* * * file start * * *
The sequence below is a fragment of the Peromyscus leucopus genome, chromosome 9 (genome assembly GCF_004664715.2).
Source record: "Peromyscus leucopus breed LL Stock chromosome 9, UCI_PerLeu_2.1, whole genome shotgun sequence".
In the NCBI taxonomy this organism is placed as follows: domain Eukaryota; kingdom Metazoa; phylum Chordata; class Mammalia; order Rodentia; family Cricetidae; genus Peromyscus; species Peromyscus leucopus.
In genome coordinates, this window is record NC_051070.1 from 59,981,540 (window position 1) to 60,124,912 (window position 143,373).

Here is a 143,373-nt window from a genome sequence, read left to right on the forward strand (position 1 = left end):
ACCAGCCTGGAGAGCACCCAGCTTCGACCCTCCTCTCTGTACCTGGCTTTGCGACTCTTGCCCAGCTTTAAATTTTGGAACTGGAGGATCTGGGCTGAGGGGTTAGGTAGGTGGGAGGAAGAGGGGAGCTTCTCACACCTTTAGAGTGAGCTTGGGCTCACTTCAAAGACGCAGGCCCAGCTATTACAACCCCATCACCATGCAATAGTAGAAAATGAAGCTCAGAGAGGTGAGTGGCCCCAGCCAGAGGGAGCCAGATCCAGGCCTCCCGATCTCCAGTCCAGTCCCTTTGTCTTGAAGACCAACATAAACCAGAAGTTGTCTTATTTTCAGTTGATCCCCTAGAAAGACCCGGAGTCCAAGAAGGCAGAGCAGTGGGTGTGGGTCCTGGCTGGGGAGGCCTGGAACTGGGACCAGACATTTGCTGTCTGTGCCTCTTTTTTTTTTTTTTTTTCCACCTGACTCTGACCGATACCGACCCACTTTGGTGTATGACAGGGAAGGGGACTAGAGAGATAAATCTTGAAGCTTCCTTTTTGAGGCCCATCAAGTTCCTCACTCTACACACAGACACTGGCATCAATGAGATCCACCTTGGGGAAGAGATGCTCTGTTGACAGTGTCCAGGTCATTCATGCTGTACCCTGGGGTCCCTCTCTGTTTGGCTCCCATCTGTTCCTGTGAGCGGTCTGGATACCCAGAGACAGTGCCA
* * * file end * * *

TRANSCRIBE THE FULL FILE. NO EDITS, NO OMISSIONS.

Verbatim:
The sequence below is a fragment of the Peromyscus leucopus genome, chromosome 9 (genome assembly GCF_004664715.2).
Source record: "Peromyscus leucopus breed LL Stock chromosome 9, UCI_PerLeu_2.1, whole genome shotgun sequence".
In the NCBI taxonomy this organism is placed as follows: domain Eukaryota; kingdom Metazoa; phylum Chordata; class Mammalia; order Rodentia; family Cricetidae; genus Peromyscus; species Peromyscus leucopus.
In genome coordinates, this window is record NC_051070.1 from 59,981,540 (window position 1) to 60,124,912 (window position 143,373).

Here is a 143,373-nt window from a genome sequence, read left to right on the forward strand (position 1 = left end):
ACCAGCCTGGAGAGCACCCAGCTTCGACCCTCCTCTCTGTACCTGGCTTTGCGACTCTTGCCCAGCTTTAAATTTTGGAACTGGAGGATCTGGGCTGAGGGGTTAGGTAGGTGGGAGGAAGAGGGGAGCTTCTCACACCTTTAGAGTGAGCTTGGGCTCACTTCAAAGACGCAGGCCCAGCTATTACAACCCCATCACCATGCAATAGTAGAAAATGAAGCTCAGAGAGGTGAGTGGCCCCAGCCAGAGGGAGCCAGATCCAGGCCTCCCGATCTCCAGTCCAGTCCCTTTGTCTTGAAGACCAACATAAACCAGAAGTTGTCTTATTTTCAGTTGATCCCCTAGAAAGACCCGGAGTCCAAGAAGGCAGAGCAGTGGGTGTGGGTCCTGGCTGGGGAGGCCTGGAACTGGGACCAGACATTTGCTGTCTGTGCCTCTTTTTTTTTTTTTTTTTCCACCTGACTCTGACCGATACCGACCCACTTTGGTGTATGACAGGGAAGGGGACTAGAGAGATAAATCTTGAAGCTTCCTTTTTGAGGCCCATCAAGTTCCTCACTCTACACACAGACACTGGCATCAATGAGATCCACCTTGGGGAAGAGATGCTCTGTTGACAGTGTCCAGGTCATTCATGCTGTACCCTGGGGTCCCTCTCTGTTTGGCTCCCATCTGTTCCTGTGAGCGGTCTGGATACCCAGAGACAGTGCCA